Research Papers:

miR-31 targets ARID1A and enhances the oncogenicity and stemness of head and neck squamous cell carcinoma

PDF |  HTML  |  Supplementary Files  |  How to cite  |  Order a Reprint

Oncotarget. 2016; 7:57254-57267. https://doi.org/10.18632/oncotarget.11138

Metrics: PDF 1573 views  |   HTML 1976 views  |   ?  

Wen-Cheng Lu, Chung-Ji Liu, Hsi-Feng Tu, Yu-Tung Chung, Cheng-Chieh Yang, Shou-Yen Kao, Kuo-Wei Chang _ and Shu-Chun Lin


Wen-Cheng Lu1, Chung-Ji Liu2,3, Hsi-Feng Tu2, Yu-Tung Chung1, Cheng-Chieh Yang1,2,4, Shou-Yen Kao2,4, Kuo-Wei Chang1,2,4, Shu-Chun Lin1,2,4

1Institute of Oral Biology, National Yang-Ming University, Taipei, Taiwan

2Department of Dentistry, National Yang-Ming University, Taipei, Taiwan

3Department of Dentistry, MacKay Memorial Hospital, Taipei, Taiwan

4Department of Stomatology, Taipei Veterans General Hospital, Taipei, Taiwan

Correspondence to:

Kuo-Wei Chang, email: ckcw@ym.edu.tw

Shu-Chun Lin, email: sclin@ym.edu.tw

Keywords: ARID1A, cancer, miR-31, stem cell, suppressor

Received: April 13, 2016     Accepted: July 27, 2016     Published: August 9, 2016


miR-31 is oncogenic for head and neck squamous cell carcinoma (HNSCC). Proteins containing the AT-rich interacting domain (ARID) modulate the accessibility of chromatin to the transcription machinery needed for gene expression. In this study, we showed that miR-31 was able to target ARID1A in HNSCC. HNSCC tumors had an inverse miR-31 and ARID1A expression. miR-31 associated oncogenicities were rescued by ARID1A expression in HNSCC cells. Furthermore, ARID1A repressed the stemness properties and transcriptional activity of Nanog/OCT4/Sox2/EpCAM via the protein’s affinity for AT-rich sites within promoters. HNSCC patients with tumors having high level of miR-31 expression and high levels of Nanog/OCT4/Sox2/EpCAM expression, together with low level of ARID1A expression, were found to have the worst survival. This study provides novel mechanistic clues demonstrating that miR-31 inhibits ARID1A and that this enriches the oncogenicity and stemness of HNSCC.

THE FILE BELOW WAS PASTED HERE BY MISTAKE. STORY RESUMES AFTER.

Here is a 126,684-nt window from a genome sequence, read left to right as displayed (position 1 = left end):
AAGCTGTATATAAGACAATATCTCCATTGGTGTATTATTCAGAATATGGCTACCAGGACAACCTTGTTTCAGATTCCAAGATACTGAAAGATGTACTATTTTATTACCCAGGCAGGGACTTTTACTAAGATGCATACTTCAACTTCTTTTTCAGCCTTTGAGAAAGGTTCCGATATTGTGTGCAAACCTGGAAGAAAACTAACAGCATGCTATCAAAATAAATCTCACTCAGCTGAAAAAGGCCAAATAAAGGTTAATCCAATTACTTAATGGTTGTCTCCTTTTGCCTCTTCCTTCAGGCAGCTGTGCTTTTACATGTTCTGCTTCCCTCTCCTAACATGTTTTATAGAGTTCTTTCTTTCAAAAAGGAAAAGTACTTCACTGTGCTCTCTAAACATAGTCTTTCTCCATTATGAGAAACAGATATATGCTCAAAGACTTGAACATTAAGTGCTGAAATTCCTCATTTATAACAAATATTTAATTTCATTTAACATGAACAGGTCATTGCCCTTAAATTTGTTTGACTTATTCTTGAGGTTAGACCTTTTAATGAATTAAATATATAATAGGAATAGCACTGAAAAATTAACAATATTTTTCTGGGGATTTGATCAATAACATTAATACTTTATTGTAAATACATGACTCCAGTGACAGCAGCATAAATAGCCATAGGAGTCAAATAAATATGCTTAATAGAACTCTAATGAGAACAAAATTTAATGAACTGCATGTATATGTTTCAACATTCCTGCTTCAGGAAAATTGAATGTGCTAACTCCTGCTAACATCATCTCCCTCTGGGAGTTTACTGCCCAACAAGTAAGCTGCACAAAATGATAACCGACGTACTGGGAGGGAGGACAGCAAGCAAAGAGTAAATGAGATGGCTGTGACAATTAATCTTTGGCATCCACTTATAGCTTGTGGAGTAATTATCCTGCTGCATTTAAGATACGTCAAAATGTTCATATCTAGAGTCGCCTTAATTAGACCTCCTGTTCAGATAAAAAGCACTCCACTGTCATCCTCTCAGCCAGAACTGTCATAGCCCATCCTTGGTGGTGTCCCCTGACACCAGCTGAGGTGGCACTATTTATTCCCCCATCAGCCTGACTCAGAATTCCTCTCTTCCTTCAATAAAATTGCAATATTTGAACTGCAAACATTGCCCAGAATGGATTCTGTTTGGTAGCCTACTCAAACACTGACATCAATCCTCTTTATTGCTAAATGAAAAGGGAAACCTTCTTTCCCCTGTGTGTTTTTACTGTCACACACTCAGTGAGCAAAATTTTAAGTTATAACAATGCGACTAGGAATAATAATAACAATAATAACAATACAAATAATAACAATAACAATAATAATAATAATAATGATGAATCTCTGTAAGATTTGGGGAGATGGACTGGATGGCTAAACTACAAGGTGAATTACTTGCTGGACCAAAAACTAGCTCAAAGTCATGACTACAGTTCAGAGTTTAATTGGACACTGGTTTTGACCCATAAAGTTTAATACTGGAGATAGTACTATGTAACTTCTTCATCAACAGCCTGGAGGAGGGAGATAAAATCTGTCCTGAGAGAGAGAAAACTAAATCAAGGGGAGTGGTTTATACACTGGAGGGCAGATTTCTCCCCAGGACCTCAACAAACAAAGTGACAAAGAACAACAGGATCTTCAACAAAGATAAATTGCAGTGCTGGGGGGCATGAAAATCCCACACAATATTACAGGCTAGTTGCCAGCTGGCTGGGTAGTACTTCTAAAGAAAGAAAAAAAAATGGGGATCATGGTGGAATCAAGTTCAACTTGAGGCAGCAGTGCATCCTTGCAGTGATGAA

Head and neck squamous cell carcinoma (HNSCC) arising in the oral cavity, oropharynx, larynx and hypopharynx is the sixth most prevalent malignancy worldwide [19]. Several miRNAs, including miR-21, miR-31, miR-134 and miR-196, have been found to be oncogenic for HNSCC development [1, 4, 79]. It is also well known that miR-31 in other common malignancies, such as lung adenocarcinoma and colorectal carcinoma, is oncogenic [10]. The upregulation of miR-31 expression in HNSCC is the consequence of EGFR oncogenic activation [5]. Furthermore, miR-31 could inhibit FIH in turn activating the hypoxia pathway and upregulating VEGF expression [4]. In addition, miR-31 could also cause an impairment of DNA repair, which leads to an elevated susceptibility of squamous epithelial cells to chemical carcinogenesis [11]. Interestingly, upregulation of miR-31 is also associated with premalignant disorders that precede the cancerous lesions both in human and murine oral squamous cell carcinoma tissues [2, 12]. The clinical analysis further confirmed that serological miR-31 could be biomarkers to differentiate HNSCC from the non-cancerous state [13], while a high level of miR-31 predicted the progression of oral premalignant disorders [14] suggesting that miR-31 is not only crucial for HNSCC pathogenesis but it also serves as a great diagnostic cue for HNSCC.

The SWI/SNF (switch/sucrose non-fermentable) chromatin-remodeling complex has been shown to activate various cellular processes, including differentiation, proliferation, gene transcription, DNA repair and others [15, 16]. The ARID (AT-Rich Interaction Domain), a major component of the SWI/SNF complex, is a helix-turn-helix motif DNA-binding domain belonging to a family containing 15 highly conserved proteins [17]. ARID1A has been shown to drive adenosine triphosphate (ATP)-dependent helicase activity allowing transcriptional activators and repressors to access onto DNA [16]. Recent studies have demonstrated that ARID1A functions as a tumor suppressor by disrupting aberrant p53 and/or PTEN pathways [1821]. Loss of ARID1A expression is frequently detected in lung, colorectal, breast, gastric and ovarian clear-cell carcinomas [19, 2226]. ARID1A mutations are found in up to 50% of gynecological tumors, as well as in a broad spectrum of other malignancies [27]. However, the fundamental functions of ARID1A and its downstream effectors during HNSCC have not been fully explored.